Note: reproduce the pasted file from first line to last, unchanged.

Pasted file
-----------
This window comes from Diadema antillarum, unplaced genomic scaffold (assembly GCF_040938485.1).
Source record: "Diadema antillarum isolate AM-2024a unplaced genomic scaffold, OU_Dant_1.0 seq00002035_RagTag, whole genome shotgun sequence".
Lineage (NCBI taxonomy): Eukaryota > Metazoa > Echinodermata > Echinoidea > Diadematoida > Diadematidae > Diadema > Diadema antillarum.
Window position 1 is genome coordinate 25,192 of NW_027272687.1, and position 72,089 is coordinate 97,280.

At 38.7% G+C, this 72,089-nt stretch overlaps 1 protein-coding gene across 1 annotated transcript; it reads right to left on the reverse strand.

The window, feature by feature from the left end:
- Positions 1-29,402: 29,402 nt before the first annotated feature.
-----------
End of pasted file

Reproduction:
This window comes from Diadema antillarum, unplaced genomic scaffold (assembly GCF_040938485.1).
Source record: "Diadema antillarum isolate AM-2024a unplaced genomic scaffold, OU_Dant_1.0 seq00002035_RagTag, whole genome shotgun sequence".
Lineage (NCBI taxonomy): Eukaryota > Metazoa > Echinodermata > Echinoidea > Diadematoida > Diadematidae > Diadema > Diadema antillarum.
Window position 1 is genome coordinate 25,192 of NW_027272687.1, and position 72,089 is coordinate 97,280.

At 38.7% G+C, this 72,089-nt stretch overlaps 1 protein-coding gene across 1 annotated transcript; it reads right to left on the reverse strand.

The window, feature by feature from the left end:
- Positions 1-29,402: 29,402 nt before the first annotated feature.